Jackie McMillan
23rd Mar 2024

A dainty fried prawn sanga ($23) balances on a collection of tenderly cooked prawns, diced scallops and razor clam. They’re plopped into puddle of beurre blanc that’s been spiked with kombu dashi and drizzled with chive oil. It’s so tasty it warrants a side of house bread ($9) that comes with their own cafe de Paris butter. It’s a cracking prawn toast update that goes down well with a Korean-inspired cocktail: the Korean Sweet Dream ($19), which updates sujungwa (traditional Korean cinnamon punch) with ginger beer and soju. I’m at CorEat which slid into the former digs of Newcastle big hitter, Restaurant Mason, quite seamlessly.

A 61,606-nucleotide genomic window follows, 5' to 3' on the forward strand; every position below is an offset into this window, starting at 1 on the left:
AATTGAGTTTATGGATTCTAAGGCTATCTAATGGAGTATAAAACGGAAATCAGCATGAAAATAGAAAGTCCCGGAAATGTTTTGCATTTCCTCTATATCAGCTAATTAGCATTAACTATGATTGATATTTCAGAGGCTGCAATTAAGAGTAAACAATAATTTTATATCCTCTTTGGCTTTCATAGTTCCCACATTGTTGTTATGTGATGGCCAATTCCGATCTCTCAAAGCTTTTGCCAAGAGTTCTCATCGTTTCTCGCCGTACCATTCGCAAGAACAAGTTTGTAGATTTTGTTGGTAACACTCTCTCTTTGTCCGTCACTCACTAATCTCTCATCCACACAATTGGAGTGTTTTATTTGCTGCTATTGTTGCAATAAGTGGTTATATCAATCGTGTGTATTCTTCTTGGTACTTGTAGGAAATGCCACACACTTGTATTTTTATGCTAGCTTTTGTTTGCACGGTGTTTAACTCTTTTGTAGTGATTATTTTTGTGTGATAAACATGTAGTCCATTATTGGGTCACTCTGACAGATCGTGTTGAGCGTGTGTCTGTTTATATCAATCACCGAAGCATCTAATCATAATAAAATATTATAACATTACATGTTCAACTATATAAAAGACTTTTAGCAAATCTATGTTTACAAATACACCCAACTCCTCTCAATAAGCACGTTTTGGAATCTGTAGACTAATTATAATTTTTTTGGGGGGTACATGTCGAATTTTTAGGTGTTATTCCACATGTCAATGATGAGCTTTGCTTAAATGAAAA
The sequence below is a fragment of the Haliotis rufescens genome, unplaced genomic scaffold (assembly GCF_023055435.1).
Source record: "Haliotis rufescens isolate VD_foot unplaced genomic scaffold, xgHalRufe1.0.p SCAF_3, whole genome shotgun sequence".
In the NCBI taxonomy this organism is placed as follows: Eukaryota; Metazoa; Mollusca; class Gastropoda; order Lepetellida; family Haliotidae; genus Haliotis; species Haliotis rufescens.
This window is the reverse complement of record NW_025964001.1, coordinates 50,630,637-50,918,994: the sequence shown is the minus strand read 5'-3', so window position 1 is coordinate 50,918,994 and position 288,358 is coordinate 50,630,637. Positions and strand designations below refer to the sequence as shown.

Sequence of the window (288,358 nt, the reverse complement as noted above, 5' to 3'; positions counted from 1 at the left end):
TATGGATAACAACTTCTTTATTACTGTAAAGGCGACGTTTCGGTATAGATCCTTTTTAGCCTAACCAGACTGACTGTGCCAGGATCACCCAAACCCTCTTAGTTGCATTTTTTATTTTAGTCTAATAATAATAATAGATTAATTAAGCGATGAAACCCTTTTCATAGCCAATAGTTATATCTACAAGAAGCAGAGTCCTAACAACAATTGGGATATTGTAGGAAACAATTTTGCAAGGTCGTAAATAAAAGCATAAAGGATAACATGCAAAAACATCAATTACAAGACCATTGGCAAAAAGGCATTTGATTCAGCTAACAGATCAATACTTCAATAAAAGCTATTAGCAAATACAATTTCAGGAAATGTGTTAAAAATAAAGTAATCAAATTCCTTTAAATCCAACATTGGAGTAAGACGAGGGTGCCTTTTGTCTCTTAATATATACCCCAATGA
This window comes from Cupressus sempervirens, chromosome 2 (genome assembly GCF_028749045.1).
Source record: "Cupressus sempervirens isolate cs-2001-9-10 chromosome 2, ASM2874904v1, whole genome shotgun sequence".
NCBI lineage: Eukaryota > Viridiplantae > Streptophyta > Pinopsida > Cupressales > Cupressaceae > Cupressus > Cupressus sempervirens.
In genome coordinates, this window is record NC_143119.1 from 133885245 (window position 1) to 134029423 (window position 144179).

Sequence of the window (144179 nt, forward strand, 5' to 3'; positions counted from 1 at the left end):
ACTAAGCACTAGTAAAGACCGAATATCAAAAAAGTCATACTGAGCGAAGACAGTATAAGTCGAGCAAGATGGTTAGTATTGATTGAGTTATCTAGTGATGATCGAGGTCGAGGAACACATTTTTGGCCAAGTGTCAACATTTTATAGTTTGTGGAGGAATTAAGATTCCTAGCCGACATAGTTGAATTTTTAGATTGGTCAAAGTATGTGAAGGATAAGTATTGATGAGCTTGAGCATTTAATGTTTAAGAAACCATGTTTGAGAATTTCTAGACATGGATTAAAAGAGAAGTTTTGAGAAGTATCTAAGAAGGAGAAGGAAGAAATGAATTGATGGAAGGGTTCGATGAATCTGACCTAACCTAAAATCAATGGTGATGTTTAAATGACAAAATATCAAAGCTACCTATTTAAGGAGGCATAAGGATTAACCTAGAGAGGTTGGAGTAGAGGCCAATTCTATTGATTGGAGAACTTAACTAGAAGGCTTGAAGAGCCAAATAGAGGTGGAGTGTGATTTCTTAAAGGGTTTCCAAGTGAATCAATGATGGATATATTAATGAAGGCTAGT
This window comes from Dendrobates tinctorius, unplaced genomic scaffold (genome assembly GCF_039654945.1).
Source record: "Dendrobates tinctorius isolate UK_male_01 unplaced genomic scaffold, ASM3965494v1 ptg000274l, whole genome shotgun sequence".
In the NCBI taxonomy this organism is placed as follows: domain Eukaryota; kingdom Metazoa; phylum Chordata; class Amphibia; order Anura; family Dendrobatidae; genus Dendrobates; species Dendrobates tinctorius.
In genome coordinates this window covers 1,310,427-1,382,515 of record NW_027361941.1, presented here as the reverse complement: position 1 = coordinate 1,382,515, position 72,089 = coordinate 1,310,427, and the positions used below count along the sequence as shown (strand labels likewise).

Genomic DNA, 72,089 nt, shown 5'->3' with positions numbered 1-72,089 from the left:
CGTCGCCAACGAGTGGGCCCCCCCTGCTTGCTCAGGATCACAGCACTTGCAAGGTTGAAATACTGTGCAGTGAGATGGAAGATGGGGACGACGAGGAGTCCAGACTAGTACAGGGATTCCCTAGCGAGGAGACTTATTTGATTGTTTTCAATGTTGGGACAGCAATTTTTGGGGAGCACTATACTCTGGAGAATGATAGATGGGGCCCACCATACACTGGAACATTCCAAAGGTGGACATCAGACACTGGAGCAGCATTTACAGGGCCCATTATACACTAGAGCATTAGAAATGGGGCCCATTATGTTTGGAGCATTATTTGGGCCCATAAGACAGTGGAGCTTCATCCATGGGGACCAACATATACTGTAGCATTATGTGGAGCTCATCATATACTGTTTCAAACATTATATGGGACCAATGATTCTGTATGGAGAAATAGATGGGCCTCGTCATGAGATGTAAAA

Here chef Sunny Chae, who used to be the head chef at Blooming Garden in Hamilton, harnesses Korean flavours and cooking techniques and presents them in a way designed to appeal to his Australian audience. Korean fried chook ($18) is presented as a salad with fresh leaves, rolls of pickled daikon radish, Asian ’slaw and chilli sauce. It’s fresh, it’s contemporary, and it still has that K.F.C. appeal so scarf it with a Kloud beer ($9). Pineapple is a nod to our Australian heritage in the kimcheese wagyu cutlet ($18) where strips of crumbed beef lashed with smoky Korean BBQ sauce are presented under melted cheese with a kimchi and pineapple salsa.  These were all generously proportioned entrees from the dinner menu that we combined to make a shared lunch. Next time I’m in town—Newcastle Food Month coming up in April might make for a great excuse—the quality and thought that went into each plate means I have my eyes set on the five course degustation ($75/head).